O'K all you PB holders, let's not forget all the
reasons why we bought this stock. Let's not foget all the
articles we read about how well run this company is, how
safe it is (rated one of the top 7 safest global
stocks to own), let's not forget all the projections of
mid 40's to lower 50's, and finally let's not forget
how much we read about the "long term" potential.
Everyone is taking a beating these day, this stock if you
will remember is a great long term play. Keep it, buy
more if you can, but you're crazy to dump it at a
lost. The fundamentals of the company are good, the
peso will bounce back, and things will eventually
settle down. Great long term stock pick!
I agree with the general advice on options, with
some additional commentary.
Option trading on
margin is not intrinsically evil. Like commodities
futures trading, it can be safe and profitable if one
knows what one is doing. However, it should only be
done in a controlled, loss-limiting manner, whereby
one has the luxury of monitoring positions full-time
- as in full-time options traders. I hesitate to
say, only professionals should engage in it, because
many of them simply don't know what they're doing, and
following such leads could be dangerous.
personally do not engage in options (or futures) trading on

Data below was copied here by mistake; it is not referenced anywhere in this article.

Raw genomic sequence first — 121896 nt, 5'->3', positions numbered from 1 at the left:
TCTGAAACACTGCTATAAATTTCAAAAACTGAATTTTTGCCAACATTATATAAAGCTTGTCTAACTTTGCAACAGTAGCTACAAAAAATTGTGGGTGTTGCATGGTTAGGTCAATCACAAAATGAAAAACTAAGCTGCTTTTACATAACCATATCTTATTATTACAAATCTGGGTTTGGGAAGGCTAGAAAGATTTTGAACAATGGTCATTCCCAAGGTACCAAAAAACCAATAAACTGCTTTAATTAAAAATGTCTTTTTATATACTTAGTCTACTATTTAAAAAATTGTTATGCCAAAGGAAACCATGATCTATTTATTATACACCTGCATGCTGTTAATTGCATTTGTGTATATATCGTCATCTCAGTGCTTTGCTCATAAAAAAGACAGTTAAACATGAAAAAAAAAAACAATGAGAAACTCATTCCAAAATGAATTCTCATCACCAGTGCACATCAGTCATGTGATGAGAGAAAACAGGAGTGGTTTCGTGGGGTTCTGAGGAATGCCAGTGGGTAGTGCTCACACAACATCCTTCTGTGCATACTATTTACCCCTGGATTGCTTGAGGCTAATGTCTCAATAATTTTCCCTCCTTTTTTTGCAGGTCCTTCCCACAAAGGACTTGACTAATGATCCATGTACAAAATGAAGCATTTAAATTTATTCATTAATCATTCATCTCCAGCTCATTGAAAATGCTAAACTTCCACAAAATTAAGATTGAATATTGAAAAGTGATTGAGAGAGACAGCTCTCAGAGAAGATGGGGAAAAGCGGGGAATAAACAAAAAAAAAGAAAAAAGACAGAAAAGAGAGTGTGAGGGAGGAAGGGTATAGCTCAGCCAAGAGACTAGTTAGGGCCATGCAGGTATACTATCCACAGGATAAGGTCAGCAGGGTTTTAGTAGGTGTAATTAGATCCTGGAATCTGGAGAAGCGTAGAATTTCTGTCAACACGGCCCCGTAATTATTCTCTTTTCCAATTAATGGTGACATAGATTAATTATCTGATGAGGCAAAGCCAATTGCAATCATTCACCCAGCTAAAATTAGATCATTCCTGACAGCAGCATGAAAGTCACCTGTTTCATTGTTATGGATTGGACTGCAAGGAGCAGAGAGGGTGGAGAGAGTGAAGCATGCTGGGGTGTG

margin, nor do I intend to any time soon. Furthermore, I
would not recommend going down this path unless you
first give yourself at least year or two of full-time
trading option/future trading experience first.
I'm not sure how much luck you'll have finding
worthwhile reading on the subject of options outside of
academic and web searches. Much of what I've seen is
fairly pedestrian. Academically speaking, most finance
and accounting text books will give a cursory
overview and usually give some explanation of the
Black-Scholes pricing formula. The pamphlet published by the
AMEX/CBOE that most brokerage firms give out is about the
best single reference I've seen.
mathematically inclined, and have some finance
training/experience there are some decent websites on the
Black-Sholes pricing formula. Spreadsheet users can even
download a fairly useful tool pak that can be added and
used for pricing analysis. If I find the site that I
used, I'll post it, but I remember doing a search in
metacrawler for "Black Scholes formula." I think it was a web
site that some grad student had posted.
theory and math are really not that terribly
complicated. The black magic lies in the various assumptions
and inputs - which are ultimately driven by supply
and demand (of market makers). PB is perhaps a more
extreme example of an issue which diverges widely from
what Black Scholes pricing would predict, especially
based on its most recent volatility.
these facts might lead one to think that there is